Anderson then returned to Faith to teach from 1978 to 1984, before moving to Regular Baptist Press to serve as the Vacation Bible School editor. Fourteen years later, Anderson began working directly with the GARBC as an assistant to John Greening. Shortly thereafter, Anderson renewed his relationship with Talents For Christ: In 2000 he became the director of Talents For Christ, and remained so until mid-December 2007—earning him the position of the GARBC’s Talents For Christ poster child and number-one Biggest Loser.

“I value the experience I had preparing a message, honing my skills, going through the process of state and nationals. It was a good experience for me.”

These eight, of course, aren’t the only big losers of TFC. Many other TFC losers are faithfully serving in ministry today. Here are a few: John Hartog III, a professor at Faith Baptist Bible Seminary; Ron Self, an overseas missionary; and Kevin Mungons, managing editor of this fine magazine.

As David Tebbenkamp said, “Talents For Christ is not the full measure of what you can do for God, but it’s a great place to start.” So take time to congratulate a loser near you!

Advice for Future Competitors

“Never forget that we’re ministering. Remember that the goal of Talents For Christ is to prepare us for ministry-to use our talents for God.” —Albert Armitage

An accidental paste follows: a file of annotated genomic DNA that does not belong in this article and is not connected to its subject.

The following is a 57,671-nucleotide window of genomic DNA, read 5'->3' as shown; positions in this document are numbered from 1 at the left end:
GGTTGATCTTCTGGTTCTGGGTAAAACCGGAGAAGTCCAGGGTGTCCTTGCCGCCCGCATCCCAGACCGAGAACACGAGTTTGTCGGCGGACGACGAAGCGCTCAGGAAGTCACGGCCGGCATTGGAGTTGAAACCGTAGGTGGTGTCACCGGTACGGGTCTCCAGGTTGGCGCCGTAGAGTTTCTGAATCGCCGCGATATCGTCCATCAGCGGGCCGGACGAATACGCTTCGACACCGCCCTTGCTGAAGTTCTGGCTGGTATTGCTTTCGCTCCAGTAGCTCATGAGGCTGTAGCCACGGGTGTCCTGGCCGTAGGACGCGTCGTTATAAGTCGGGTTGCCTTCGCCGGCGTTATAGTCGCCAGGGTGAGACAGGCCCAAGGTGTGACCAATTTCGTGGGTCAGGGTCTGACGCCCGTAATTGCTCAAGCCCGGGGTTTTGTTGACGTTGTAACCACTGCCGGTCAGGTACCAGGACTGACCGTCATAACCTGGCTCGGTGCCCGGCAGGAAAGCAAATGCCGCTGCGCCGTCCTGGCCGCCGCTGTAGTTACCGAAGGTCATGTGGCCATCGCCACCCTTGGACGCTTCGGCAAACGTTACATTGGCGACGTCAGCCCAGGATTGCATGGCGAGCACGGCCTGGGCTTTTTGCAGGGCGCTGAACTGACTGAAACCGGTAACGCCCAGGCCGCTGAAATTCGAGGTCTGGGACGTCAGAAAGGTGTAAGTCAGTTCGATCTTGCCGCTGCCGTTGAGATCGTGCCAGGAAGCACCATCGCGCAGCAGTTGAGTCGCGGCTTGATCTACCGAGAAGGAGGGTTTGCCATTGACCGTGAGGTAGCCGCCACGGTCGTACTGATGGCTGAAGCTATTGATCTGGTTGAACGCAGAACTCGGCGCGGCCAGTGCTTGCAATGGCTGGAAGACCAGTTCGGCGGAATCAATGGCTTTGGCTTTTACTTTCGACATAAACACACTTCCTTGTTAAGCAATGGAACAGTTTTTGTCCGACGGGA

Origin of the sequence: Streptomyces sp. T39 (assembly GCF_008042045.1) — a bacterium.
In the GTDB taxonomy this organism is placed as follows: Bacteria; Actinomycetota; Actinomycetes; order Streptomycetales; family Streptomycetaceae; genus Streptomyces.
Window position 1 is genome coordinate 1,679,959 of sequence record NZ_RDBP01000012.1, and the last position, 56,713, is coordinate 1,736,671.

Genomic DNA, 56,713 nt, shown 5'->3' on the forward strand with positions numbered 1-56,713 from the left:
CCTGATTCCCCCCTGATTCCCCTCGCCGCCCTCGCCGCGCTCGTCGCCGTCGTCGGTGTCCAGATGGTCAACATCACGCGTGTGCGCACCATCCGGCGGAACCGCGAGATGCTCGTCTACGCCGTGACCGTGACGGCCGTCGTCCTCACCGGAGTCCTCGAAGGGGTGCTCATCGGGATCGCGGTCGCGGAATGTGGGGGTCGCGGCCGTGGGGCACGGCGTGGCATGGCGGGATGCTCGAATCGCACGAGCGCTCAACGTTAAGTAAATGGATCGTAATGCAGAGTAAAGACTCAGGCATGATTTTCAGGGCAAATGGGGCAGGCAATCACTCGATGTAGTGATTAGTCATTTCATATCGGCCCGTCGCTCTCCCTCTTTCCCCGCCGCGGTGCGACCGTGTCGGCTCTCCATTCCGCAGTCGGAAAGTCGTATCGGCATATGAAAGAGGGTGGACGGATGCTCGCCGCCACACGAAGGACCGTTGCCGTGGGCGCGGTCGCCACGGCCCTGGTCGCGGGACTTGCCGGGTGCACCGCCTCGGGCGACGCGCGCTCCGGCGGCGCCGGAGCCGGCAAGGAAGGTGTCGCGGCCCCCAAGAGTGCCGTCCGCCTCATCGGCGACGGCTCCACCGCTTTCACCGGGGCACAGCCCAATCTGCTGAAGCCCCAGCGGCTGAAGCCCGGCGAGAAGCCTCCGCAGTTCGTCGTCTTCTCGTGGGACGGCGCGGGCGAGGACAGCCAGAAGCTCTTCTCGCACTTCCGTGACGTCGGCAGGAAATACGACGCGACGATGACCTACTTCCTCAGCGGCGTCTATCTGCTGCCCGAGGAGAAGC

“Remember that singing is a ministry. Vocalists should never sing to show off their voice but to convey a message to their audience. If the words have meaning to you, that joy will also show on your face as you sing.” —Beth Workman

“Talents For Christ is not the full measure of what you can do for God, but it’s a great place to start!” —David Tebbenkamp

“Try it and see if it’s an area of your spiritual giftedness. It’s an opportunity to feel out where your spiritual gifts are.” —Paul Sorber

“Never let your current weakness stop you from pursuing your goal. God can do great things through you, so keep ministering for Him.” —Lee Kliewer

“Use the competition to sharpen your skills for ministry. There are no losers in TFC. Don’t get distracted and think only about winning and losing—whenever you use your talents for Christ, you win!” —Cheryl Fawcett

“My advice to students is the same advice that Pastor Jennings gave me. It is more than a contest. Treat it as a ministry and leave the results to God.” —Ken Riley

What’s Your Excuse?

“The judge told me that I should have been the first-place winner but the other girl needed the scholarship more than I did. So I was given second. God blessed me with an unexpected scholarship when I arrived at BBC, so in a sense, God gave me first place!” —Cheryl Fawcett

“My youth pastor was Jim Vogel, and he was more interested in beating me in basketball than helping me win Talents For Christ.” —Paul Sorber

“I think Dan paid off the judges.” —Lee Kliewer

“There were at least two people better than I was.” —Don Anderson

Karis J. Vogel is not a loser, having placed first in Female Public Speaking at the 2003 national competition. She recently graduated from Baptist Bible College, Clarks Summit, Pennsylvania, and currently resides in Elgin, Illinois. She works as a production artist at Regular Baptist Press.